Other Modalities Plasmapharesis

At one point, plasmapharesis was considered a possible therapy for a wide variety of diseases. However, it was found to lack lasting beneficial effects. Today, plasmapharesis is not routinely used for the therapy of children with any rheumatic disease. However, it is occasionally beneficial for crisis management in children with systemic lupus erythematosus or antiphospholipid antibody syndrome. Controlled studies do not convincingly show any sustained benefit from plasmapharesis after the acute crisis. Over time, the toxic effects mount, while the therapeutic efficacy decreases.

Diagnostic Specificity

Proposed diagnostic tests with no plausible scientific basis should be regarded with skepticism until a rational explanation is forthcoming. A more recent example is the p-toluenesulfonic acid test for acute systemic lupus erythematosus.100 This test consisted of mixing 0.1 ml. of serum with 2 ml. of a 12 per cent solution of p-toluenesulfonic acid in glacial acetic acid and observing for a clot or precipitate after 20 min. Numerous subsequent studies have demonstrated that the test is nonspecific and will not distinguish between lupus and rheumatoid arthritis. The positive reactions seem to correlate with increased serum beta or gamma globulins and with other nonspecific compounds, such as C-reactive protein and serum mucopro-tein.11'25*52 129,171

Mixed Connective Tissue Disease

Mixed connective tissue disease is characterized by a combination of overlapping features of systemic lupus erythematous, scleroderma, and polymyositis. Typical presentation is with Raynaud's phenomenon, arthralgias, inflammatory myopathy, lymphadenitis, skin or mucosal lesions, and serositis. A key distinguishing factor of the disorder is a high titer of antibody to ribonucleoprotein, a finding absent in any of these three disorders (SLE, scleroderma, and polymyositis). Neurologic dysfunction is present in approximately 10 to 15 of cases, usually presenting with facial pain, facial paresthesias, or aseptic meningitis (96,97). Facial nerve involvement, although far less common than trigeminal nerve involvement, has been described and is felt to be an early manifestation of the disorder (98). Although CSF analysis has suggested an inflammatory involvement of

Summario In Interlingua

Un numero de si-appellate tests pathognomonic esseva etiam examinate con respecto a lor specificitate diagnostic. Istos include (1) tests biochimic pro cancere e pregnantia, (2) le test a acido p-tolueno-sulfonic pro lupus erythematose, (3) amino-peptidase de leucina pro carcinoma del pancreas, (4) amylase pro pancreatitis acute, (5) phosphatase acidic pro carcinoma del glandula prostatic, (6) porphobilinogeno pro porphyria acute, (7) absorption de rubee Congo pro amyloidosis, e (8) proteina Bence Jones pro myeloma multiple,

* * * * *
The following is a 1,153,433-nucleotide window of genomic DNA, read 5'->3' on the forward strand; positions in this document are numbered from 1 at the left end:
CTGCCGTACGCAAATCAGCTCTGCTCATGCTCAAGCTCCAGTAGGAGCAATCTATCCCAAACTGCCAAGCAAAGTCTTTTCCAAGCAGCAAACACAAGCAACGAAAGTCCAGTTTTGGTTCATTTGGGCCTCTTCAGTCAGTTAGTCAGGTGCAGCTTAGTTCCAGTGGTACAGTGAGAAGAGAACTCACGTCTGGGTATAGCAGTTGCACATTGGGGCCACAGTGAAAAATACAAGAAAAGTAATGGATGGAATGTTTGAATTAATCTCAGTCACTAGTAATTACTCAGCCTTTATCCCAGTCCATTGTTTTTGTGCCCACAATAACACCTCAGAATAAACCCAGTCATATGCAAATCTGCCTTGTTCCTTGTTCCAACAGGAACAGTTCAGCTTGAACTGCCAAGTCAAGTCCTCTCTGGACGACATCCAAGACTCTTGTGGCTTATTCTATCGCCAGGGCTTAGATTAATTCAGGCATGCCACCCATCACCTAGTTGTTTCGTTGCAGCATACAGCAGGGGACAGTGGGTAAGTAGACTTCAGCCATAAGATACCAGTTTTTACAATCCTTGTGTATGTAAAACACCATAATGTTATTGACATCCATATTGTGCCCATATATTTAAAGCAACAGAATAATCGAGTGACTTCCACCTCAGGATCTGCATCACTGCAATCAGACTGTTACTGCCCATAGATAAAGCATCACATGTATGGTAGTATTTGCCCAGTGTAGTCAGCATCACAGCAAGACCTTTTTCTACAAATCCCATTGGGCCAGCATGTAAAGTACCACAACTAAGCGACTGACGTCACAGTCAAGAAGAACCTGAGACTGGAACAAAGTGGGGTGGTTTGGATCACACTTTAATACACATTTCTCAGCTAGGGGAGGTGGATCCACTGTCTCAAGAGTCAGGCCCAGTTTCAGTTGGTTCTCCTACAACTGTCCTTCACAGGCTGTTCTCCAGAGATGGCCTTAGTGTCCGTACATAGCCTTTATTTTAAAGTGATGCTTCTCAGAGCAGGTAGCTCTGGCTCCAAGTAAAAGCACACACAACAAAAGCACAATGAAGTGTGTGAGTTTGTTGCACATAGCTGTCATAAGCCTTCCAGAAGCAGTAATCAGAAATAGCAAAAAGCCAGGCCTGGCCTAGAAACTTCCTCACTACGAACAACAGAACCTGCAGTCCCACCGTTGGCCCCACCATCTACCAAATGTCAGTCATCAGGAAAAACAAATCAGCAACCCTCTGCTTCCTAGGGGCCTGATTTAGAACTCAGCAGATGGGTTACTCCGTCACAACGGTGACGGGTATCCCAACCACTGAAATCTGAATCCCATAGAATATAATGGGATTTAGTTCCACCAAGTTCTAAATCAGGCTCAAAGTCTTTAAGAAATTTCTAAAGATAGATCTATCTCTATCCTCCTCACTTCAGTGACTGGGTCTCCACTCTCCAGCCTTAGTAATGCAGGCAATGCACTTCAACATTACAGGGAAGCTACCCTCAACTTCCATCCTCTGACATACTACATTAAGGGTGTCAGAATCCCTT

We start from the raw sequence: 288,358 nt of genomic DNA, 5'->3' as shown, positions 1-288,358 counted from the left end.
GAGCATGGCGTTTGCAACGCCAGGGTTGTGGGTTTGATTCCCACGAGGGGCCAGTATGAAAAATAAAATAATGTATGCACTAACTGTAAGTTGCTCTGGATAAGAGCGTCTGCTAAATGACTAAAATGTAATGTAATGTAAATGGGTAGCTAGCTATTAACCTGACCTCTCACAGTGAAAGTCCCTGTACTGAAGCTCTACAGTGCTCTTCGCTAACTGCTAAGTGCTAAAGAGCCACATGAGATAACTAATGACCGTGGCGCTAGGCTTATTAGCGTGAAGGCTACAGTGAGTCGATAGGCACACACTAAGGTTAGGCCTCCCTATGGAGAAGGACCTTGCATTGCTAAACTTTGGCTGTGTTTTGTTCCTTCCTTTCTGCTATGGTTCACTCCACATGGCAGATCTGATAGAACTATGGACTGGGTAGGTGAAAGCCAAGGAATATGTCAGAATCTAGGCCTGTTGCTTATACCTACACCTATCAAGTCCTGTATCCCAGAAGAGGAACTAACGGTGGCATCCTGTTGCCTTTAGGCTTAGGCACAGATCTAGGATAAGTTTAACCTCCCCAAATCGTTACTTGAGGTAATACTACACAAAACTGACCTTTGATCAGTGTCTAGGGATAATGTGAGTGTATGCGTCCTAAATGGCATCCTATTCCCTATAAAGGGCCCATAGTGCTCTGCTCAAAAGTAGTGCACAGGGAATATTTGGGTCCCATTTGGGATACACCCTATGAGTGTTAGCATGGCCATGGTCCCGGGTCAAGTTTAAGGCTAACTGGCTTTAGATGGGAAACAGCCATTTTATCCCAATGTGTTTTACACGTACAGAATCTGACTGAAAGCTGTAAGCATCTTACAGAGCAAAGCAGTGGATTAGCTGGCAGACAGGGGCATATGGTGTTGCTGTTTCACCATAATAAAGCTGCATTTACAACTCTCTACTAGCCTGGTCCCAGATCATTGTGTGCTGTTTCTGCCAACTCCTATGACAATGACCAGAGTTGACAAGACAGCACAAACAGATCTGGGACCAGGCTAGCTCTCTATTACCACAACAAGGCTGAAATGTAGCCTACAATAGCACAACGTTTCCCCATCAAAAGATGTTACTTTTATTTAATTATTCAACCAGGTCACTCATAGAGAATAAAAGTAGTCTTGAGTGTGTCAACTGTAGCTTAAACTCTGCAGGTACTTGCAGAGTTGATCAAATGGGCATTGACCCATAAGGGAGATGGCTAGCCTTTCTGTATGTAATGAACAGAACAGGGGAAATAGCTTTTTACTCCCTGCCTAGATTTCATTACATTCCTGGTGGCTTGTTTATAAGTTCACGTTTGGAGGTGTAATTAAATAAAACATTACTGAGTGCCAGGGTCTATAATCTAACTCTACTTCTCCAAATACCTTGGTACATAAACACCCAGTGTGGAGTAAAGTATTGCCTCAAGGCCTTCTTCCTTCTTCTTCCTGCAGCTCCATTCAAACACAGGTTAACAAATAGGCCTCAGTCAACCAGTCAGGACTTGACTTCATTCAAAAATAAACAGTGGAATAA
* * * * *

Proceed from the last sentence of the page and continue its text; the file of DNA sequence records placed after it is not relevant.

RLS and rheumatic diseases

In the rheumatoid arthritis (RA) patient population, increased prevalence of RLS has been reported by several investigators. Reynolds et al studied hospitalized RA patients employing a 'control' group of osteoarthritis (OA) patients, and found a 30 prevalence of RLS in RA compared to 3 in OA (Reynolds G et al, 1986). A subsequent study again comparing RA and OA found comparable prevalence rates for RLS of 25 in RA and 4 in OA (Salih AM, et al, 2004). Auger et al in their study of MS patients employed a RA patient group for contrast, finding a prevalence rate for RLS of 31 in their RA group (Auger C, et al, 2005). A more recent study employing the 2003 IRRLSG criteria for RLS found a prevalence of RLS of 27.7 in RA and a prevalence of 24.4 in OA patients (Taylor-Gjevre, et al, 2009). Increased frequency of RLS has also been reported in other rheumatic disease populations, including Sjogren's Syndrome, scleroderma and fibromyalgia patients (Taylor-Gjevre, et al, 2011). A recent study of...

TNF Blockade An Inflammatory Issue

Tumor necrosis factor (TNF), initially discovered as a result of its antitumor activity, has now been shown to mediate tumor initiation, promotion, and metastasis. In addition, dysregulation of TNF has been implicated in a wide variety of inflammatory diseases including rheumatoid arthritis, Crohn's disease, multiple sclerosis, psoriasis, scleroderma, atopic dermatitis, systemic lupus erythematosus, type II diabetes, atherosclerosis, myocardial infarction,

Cerebrospinal Fluid Testing